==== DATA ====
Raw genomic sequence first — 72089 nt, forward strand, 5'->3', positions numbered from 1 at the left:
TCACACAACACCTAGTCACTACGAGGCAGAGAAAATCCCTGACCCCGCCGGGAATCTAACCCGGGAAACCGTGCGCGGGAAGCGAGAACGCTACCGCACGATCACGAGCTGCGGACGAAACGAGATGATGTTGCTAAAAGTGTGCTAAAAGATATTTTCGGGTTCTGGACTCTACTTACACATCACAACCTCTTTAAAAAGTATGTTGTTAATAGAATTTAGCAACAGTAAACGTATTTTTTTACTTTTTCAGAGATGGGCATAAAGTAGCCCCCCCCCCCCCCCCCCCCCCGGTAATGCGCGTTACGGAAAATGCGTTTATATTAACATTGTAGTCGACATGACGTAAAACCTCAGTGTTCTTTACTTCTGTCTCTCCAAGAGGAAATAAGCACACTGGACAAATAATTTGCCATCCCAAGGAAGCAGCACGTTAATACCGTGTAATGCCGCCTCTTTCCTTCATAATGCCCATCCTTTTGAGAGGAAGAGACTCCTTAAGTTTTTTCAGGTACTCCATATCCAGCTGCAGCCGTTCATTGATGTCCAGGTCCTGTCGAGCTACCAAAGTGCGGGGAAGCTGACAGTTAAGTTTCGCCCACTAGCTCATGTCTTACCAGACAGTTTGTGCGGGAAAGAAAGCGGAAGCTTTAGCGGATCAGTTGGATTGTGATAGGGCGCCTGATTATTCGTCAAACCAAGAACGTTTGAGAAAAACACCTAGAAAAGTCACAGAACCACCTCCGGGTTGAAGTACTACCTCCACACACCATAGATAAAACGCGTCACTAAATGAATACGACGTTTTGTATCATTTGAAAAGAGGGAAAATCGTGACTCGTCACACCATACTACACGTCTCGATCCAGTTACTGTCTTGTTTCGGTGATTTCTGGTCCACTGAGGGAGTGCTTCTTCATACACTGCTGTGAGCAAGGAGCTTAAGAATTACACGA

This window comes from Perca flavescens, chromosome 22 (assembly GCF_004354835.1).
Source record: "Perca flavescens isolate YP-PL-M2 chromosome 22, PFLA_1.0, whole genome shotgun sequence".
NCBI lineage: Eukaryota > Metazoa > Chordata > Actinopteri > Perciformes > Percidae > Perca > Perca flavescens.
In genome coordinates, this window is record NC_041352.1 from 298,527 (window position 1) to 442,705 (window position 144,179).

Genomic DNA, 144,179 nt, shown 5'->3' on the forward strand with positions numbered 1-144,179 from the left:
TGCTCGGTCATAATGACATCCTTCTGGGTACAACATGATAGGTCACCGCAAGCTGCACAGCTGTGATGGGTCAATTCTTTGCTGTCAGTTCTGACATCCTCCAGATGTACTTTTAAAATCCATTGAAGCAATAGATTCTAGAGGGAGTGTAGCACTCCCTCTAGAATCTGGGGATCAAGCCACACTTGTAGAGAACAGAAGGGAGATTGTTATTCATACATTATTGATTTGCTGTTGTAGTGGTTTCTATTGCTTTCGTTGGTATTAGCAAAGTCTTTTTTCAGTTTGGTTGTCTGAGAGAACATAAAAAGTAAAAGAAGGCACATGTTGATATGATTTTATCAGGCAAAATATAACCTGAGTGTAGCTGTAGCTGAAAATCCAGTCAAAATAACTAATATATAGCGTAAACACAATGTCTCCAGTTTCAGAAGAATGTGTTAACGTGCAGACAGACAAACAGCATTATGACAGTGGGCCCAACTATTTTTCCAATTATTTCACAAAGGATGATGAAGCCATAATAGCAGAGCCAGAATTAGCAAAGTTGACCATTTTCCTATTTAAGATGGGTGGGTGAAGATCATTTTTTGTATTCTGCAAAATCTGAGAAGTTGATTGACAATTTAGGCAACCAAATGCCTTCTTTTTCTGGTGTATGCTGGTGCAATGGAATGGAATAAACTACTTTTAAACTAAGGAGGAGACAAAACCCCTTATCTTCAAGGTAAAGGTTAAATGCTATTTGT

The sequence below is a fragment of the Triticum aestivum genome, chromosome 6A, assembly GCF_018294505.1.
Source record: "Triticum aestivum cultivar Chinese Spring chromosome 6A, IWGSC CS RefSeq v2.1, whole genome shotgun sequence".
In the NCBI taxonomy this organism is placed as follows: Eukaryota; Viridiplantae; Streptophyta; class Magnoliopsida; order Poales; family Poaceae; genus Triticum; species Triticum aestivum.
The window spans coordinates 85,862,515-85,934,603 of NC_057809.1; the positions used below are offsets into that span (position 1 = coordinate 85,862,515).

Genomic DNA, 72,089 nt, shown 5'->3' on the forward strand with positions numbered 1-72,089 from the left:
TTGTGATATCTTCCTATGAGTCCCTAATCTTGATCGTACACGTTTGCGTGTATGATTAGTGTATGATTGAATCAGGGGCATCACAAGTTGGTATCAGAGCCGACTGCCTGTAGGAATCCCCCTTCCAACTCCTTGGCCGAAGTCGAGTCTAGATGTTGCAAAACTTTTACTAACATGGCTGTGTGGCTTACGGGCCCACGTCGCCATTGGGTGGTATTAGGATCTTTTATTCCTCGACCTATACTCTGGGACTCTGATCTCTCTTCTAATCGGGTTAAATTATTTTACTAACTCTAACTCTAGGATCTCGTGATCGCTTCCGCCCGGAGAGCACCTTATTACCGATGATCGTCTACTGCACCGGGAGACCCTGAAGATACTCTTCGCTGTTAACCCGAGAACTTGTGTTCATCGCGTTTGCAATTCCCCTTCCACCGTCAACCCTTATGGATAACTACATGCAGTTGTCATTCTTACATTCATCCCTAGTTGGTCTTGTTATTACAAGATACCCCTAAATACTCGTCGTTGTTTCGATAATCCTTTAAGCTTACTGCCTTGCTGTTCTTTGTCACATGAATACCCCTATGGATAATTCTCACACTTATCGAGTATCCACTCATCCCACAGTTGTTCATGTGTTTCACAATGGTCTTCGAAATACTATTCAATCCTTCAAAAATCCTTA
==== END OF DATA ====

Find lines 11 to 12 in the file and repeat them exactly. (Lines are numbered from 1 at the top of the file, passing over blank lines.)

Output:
In the NCBI taxonomy this organism is placed as follows: Eukaryota; Viridiplantae; Streptophyta; class Magnoliopsida; order Poales; family Poaceae; genus Triticum; species Triticum aestivum.
The window spans coordinates 85,862,515-85,934,603 of NC_057809.1; the positions used below are offsets into that span (position 1 = coordinate 85,862,515).